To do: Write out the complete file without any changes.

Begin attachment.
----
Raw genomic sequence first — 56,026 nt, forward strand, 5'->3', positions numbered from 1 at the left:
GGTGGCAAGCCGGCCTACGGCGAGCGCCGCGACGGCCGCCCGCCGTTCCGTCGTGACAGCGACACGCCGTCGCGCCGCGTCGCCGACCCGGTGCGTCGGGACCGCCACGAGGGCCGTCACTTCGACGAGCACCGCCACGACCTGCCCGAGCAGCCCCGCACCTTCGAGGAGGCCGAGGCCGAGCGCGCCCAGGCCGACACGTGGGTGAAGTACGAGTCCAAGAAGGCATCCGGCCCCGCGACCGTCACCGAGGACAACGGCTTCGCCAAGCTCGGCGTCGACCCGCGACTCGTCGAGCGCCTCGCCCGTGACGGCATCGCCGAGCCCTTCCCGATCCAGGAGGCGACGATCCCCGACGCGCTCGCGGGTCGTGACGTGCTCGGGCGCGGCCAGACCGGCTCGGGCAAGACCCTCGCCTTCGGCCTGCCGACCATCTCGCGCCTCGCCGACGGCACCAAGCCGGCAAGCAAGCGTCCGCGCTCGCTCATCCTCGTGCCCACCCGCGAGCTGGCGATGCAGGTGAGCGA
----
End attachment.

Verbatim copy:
Raw genomic sequence first — 56,026 nt, forward strand, 5'->3', positions numbered from 1 at the left:
GGTGGCAAGCCGGCCTACGGCGAGCGCCGCGACGGCCGCCCGCCGTTCCGTCGTGACAGCGACACGCCGTCGCGCCGCGTCGCCGACCCGGTGCGTCGGGACCGCCACGAGGGCCGTCACTTCGACGAGCACCGCCACGACCTGCCCGAGCAGCCCCGCACCTTCGAGGAGGCCGAGGCCGAGCGCGCCCAGGCCGACACGTGGGTGAAGTACGAGTCCAAGAAGGCATCCGGCCCCGCGACCGTCACCGAGGACAACGGCTTCGCCAAGCTCGGCGTCGACCCGCGACTCGTCGAGCGCCTCGCCCGTGACGGCATCGCCGAGCCCTTCCCGATCCAGGAGGCGACGATCCCCGACGCGCTCGCGGGTCGTGACGTGCTCGGGCGCGGCCAGACCGGCTCGGGCAAGACCCTCGCCTTCGGCCTGCCGACCATCTCGCGCCTCGCCGACGGCACCAAGCCGGCAAGCAAGCGTCCGCGCTCGCTCATCCTCGTGCCCACCCGCGAGCTGGCGATGCAGGTGAGCGA